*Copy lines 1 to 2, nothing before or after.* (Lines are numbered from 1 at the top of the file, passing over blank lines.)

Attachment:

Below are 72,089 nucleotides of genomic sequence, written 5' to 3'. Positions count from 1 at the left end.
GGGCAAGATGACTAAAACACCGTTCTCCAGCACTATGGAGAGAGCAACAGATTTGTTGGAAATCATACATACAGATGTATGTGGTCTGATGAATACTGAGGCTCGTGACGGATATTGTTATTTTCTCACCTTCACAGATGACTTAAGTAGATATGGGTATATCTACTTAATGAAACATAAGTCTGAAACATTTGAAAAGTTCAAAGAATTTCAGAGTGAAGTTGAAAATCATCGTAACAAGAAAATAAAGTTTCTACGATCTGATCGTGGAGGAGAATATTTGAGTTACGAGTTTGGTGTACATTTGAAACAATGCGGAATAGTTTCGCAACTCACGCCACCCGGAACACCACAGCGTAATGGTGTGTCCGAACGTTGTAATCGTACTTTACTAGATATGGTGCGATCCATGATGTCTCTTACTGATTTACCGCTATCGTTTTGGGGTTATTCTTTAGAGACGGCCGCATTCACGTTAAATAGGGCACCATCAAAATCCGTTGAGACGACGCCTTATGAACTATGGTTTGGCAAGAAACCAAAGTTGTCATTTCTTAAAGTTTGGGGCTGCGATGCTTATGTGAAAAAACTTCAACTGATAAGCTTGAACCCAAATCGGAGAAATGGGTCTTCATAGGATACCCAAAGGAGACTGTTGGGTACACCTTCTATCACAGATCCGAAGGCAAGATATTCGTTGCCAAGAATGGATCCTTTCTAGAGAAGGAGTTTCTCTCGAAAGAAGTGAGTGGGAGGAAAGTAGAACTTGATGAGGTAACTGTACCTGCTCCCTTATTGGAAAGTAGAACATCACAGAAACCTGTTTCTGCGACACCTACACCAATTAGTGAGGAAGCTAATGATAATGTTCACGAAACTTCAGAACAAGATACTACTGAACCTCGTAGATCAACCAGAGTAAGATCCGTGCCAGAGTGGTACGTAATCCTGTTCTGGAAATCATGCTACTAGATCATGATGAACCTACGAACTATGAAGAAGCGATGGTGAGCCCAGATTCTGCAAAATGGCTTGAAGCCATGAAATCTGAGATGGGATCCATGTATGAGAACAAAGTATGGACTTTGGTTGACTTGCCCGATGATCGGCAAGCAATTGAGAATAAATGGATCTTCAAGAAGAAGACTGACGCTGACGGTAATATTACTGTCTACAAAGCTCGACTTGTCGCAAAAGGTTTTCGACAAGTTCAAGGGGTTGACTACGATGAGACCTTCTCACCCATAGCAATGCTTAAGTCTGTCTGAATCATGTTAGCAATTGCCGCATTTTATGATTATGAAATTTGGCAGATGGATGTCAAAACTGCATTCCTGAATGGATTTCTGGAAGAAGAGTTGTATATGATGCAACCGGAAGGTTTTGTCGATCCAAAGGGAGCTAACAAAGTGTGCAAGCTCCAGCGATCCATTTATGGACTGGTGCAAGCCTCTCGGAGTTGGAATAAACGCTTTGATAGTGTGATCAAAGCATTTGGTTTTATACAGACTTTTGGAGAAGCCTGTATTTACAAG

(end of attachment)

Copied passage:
Below are 72,089 nucleotides of genomic sequence, written 5' to 3'. Positions count from 1 at the left end.
GGGCAAGATGACTAAAACACCGTTCTCCAGCACTATGGAGAGAGCAACAGATTTGTTGGAAATCATACATACAGATGTATGTGGTCTGATGAATACTGAGGCTCGTGACGGATATTGTTATTTTCTCACCTTCACAGATGACTTAAGTAGATATGGGTATATCTACTTAATGAAACATAAGTCTGAAACATTTGAAAAGTTCAAAGAATTTCAGAGTGAAGTTGAAAATCATCGTAACAAGAAAATAAAGTTTCTACGATCTGATCGTGGAGGAGAATATTTGAGTTACGAGTTTGGTGTACATTTGAAACAATGCGGAATAGTTTCGCAACTCACGCCACCCGGAACACCACAGCGTAATGGTGTGTCCGAACGTTGTAATCGTACTTTACTAGATATGGTGCGATCCATGATGTCTCTTACTGATTTACCGCTATCGTTTTGGGGTTATTCTTTAGAGACGGCCGCATTCACGTTAAATAGGGCACCATCAAAATCCGTTGAGACGACGCCTTATGAACTATGGTTTGGCAAGAAACCAAAGTTGTCATTTCTTAAAGTTTGGGGCTGCGATGCTTATGTGAAAAAACTTCAACTGATAAGCTTGAACCCAAATCGGAGAAATGGGTCTTCATAGGATACCCAAAGGAGACTGTTGGGTACACCTTCTATCACAGATCCGAAGGCAAGATATTCGTTGCCAAGAATGGATCCTTTCTAGAGAAGGAGTTTCTCTCGAAAGAAGTGAGTGGGAGGAAAGTAGAACTTGATGAGGTAACTGTACCTGCTCCCTTATTGGAAAGTAGAACATCACAGAAACCTGTTTCTGCGACACCTACACCAATTAGTGAGGAAGCTAATGATAATGTTCACGAAACTTCAGAACAAGATACTACTGAACCTCGTAGATCAACCAGAGTAAGATCCGTGCCAGAGTGGTACGTAATCCTGTTCTGGAAATCATGCTACTAGATCATGATGAACCTACGAACTATGAAGAAGCGATGGTGAGCCCAGATTCTGCAAAATGGCTTGAAGCCATGAAATCTGAGATGGGATCCATGTATGAGAACAAAGTATGGACTTTGGTTGACTTGCCCGATGATCGGCAAGCAATTGAGAATAAATGGATCTTCAAGAAGAAGACTGACGCTGACGGTAATATTACTGTCTACAAAGCTCGACTTGTCGCAAAAGGTTTTCGACAAGTTCAAGGGGTTGACTACGATGAGACCTTCTCACCCATAGCAATGCTTAAGTCTGTCTGAATCATGTTAGCAATTGCCGCATTTTATGATTATGAAATTTGGCAGATGGATGTCAAAACTGCATTCCTGAATGGATTTCTGGAAGAAGAGTTGTATATGATGCAACCGGAAGGTTTTGTCGATCCAAAGGGAGCTAACAAAGTGTGCAAGCTCCAGCGATCCATTTATGGACTGGTGCAAGCCTCTCGGAGTTGGAATAAACGCTTTGATAGTGTGATCAAAGCATTTGGTTTTATACAGACTTTTGGAGAAGCCTGTATTTACAAG